I never would have come up with this one on my own. But as I have found my way through the rivers of people in New York City, I’ve discovered that owners of dogs, particularly small dogs, travel the sidewalks and subways with their pets in purses, totes and, get ready for it, doggie strollers.

I don’t necessarily see it every time I get on the subway, but from time to time, there’s Fifi, parked under Mama’s arm, contained in a tote with a mesh window. I would never have envisioned this, even though I am a dog mama and a new immigrant to the really, really, really Big Apple.

I am a reluctant resident at best. Work keeps me here for a few months. My partner C.T. and I have a host who’s opened his Staten Island home to us and our dog, Tuatha. But we want to be able to take Tuatha to Occupy and other outdoor events, and to visit friends, etc.

So as we moved to Staten Island, we took the plunge and ordered a doggie stroller. The experience of shopping online and ordering was simple enough. Not all strollers are created equal; You get what you pay for, etc. I needed a fairly large one for my twenty-nine pound Sheltie, but bigger costs more. After much hunting we found one that fits his frame and has larger, sturdy wheels, a requirement of mine after years of pushing human strollers. An added bonus: Camouflage fabric! I never cease to be amused at camouflage in unexpected or ironic places. My favorite used to be my camouflage cloth menstrual pads, but the fru-fru dog stroller beats that hands down, if only because few people notice what cloth menstrual pad I’m wearing….Sigh.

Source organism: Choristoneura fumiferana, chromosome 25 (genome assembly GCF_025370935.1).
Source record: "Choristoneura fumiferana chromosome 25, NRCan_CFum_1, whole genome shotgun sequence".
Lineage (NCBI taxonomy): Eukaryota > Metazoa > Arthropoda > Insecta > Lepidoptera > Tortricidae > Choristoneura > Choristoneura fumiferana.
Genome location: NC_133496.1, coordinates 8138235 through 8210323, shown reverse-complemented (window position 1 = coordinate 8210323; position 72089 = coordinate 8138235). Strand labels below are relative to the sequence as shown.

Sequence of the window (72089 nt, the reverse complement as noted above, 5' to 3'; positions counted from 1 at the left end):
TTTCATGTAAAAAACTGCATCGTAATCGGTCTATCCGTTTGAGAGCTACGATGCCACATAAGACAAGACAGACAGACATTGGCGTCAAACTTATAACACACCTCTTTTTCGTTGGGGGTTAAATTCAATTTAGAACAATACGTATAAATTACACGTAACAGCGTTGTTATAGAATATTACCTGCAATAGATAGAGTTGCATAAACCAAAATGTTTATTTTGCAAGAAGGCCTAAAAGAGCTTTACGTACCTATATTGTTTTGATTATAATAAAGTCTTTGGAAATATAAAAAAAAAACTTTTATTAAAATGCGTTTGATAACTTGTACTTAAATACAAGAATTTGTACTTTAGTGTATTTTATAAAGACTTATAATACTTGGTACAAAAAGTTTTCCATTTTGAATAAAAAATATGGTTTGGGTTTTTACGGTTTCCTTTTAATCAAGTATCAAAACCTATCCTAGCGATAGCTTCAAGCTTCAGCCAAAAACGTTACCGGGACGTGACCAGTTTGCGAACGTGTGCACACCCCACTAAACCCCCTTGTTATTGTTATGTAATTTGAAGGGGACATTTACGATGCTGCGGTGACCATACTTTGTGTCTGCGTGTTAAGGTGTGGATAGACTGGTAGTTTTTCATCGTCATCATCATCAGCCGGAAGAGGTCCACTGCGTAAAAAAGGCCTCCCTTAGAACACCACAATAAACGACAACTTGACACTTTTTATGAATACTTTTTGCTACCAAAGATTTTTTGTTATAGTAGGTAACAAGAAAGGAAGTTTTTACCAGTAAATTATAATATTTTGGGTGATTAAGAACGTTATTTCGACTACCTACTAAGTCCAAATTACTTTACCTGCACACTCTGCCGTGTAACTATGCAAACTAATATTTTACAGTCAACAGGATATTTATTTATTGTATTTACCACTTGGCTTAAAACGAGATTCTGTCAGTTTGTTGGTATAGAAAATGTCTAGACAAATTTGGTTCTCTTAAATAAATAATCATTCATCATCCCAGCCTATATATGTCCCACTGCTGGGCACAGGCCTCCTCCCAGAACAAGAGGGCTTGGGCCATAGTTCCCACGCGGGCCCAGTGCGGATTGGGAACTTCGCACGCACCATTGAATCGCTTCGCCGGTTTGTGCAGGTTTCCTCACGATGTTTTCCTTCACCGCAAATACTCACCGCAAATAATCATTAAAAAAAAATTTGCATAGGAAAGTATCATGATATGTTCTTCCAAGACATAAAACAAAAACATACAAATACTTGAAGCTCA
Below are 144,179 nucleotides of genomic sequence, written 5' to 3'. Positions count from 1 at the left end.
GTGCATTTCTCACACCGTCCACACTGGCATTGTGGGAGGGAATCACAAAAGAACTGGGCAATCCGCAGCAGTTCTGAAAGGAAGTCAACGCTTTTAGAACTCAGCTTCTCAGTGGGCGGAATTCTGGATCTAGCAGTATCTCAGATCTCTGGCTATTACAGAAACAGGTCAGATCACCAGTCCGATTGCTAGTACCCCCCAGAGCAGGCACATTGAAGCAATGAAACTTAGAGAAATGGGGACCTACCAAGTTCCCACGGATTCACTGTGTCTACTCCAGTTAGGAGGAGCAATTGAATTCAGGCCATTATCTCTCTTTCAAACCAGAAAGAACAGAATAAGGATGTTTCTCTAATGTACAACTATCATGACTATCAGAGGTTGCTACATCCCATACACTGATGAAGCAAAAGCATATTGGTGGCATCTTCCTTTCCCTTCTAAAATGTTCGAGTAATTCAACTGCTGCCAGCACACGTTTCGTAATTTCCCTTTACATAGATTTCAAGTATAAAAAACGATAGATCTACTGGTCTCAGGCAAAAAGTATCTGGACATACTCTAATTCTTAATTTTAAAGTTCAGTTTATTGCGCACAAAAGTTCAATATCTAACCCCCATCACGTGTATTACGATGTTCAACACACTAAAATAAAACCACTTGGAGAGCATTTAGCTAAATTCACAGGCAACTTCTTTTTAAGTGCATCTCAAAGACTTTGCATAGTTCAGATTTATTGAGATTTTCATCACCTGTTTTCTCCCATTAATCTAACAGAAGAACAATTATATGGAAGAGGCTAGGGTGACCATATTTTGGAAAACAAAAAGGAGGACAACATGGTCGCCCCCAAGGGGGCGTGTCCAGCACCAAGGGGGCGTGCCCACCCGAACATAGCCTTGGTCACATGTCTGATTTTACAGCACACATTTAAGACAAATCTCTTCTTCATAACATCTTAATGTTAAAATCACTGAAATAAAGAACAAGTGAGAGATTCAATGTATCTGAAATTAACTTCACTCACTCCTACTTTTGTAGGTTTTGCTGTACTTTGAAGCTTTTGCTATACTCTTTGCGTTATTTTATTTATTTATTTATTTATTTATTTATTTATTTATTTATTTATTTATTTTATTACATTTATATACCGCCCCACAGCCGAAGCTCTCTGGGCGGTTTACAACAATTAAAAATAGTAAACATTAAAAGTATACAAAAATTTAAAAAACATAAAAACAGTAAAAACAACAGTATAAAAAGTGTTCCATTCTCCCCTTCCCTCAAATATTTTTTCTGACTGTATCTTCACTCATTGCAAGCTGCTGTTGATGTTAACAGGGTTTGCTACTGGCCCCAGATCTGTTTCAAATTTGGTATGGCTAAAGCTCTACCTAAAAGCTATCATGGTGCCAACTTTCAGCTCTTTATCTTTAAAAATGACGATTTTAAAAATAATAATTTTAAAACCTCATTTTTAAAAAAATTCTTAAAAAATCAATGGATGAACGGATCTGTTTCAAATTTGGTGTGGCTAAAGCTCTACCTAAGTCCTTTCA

The stroller was delivered to a friend’s house in Brooklyn. So before we took it home, we used it to carry C.T.’s consensus books to an Occupy event in Central Park. This was when I learned about stroller culture, and the secret tribe of people who know stroller ways.

First, people made way for me, held doors for me and made adoring looks at me, even though the stroller was empty. In the subway, when an escalator was broken someone grabbed the front of the stroller and carefully helped me carry it down the stairs while carefully keeping it level, so as not to wake the sleeping…books and flowchart handouts.

Sitting on the subway or in a restaurant, I would notice a human toddler in a stroller staring at me with a mommy vibe, as if I must know mommy things because I am sitting next to a stroller.